Fourteen strains of virus derived from the cutaneous lesions of cases of varicella and eight from patients with herpes zoster were propagated serially in primary explant cultures of human preputial or embryonic skin-muscle tissue. Infectious material could not be demonstrated in the fluid phase of infected cultures and inocula for passage therefore consisted of suspensions of infected tissue. Such tissue suspensions when stored in the frozen state did not regularly retain infectivity.
The cytopathic process was focal and appeared to develop as the result of transfer of infectious material from cell to contiguous cell. Optimum development of the focal lesions in vitro related directly to conditions favoring optimum tissue growth and was further influenced by the spatial relationship of the tissue outgrowth.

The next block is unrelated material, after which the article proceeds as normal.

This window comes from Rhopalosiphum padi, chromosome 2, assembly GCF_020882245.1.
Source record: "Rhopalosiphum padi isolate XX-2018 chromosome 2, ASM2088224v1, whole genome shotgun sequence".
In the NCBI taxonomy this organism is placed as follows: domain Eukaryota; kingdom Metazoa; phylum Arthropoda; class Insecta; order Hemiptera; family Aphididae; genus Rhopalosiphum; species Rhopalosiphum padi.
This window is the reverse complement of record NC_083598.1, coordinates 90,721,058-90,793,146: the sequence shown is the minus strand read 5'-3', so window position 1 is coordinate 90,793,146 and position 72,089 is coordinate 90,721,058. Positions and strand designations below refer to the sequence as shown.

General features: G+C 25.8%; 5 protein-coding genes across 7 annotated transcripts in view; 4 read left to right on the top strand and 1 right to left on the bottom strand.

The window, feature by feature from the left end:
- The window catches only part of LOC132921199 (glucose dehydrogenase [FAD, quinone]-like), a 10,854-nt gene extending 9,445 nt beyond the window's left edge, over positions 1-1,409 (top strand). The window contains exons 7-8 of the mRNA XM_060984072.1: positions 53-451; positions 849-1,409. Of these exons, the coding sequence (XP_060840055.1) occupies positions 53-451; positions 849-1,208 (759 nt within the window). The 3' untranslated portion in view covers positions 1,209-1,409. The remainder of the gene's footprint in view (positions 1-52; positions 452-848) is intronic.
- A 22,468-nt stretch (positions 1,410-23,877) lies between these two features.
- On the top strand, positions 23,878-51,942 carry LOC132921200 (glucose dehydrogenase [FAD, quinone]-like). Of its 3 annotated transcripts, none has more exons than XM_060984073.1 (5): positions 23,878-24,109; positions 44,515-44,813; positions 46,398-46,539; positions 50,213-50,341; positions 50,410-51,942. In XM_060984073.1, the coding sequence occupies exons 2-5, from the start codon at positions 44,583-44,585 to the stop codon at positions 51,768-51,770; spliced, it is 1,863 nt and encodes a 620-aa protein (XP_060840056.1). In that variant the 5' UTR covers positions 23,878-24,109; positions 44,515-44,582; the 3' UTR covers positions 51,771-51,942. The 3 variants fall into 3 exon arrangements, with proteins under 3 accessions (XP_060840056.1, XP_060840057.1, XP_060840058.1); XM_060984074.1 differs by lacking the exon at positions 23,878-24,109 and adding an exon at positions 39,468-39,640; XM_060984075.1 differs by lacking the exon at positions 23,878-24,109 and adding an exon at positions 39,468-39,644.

A variety of types of cells of human origin and several of monkey origin were susceptible to infection and responded with the formation of intranuclear inclusion bodies. The cellular response otherwise was variable, ranging from simple rounding with little change in size to the formation of large multinucleated cytoplasmic syncytia.
Strains of virus recovered from patients with varicella and from patients with herpes zoster could not be distinguished on the basis of their cultural attributes.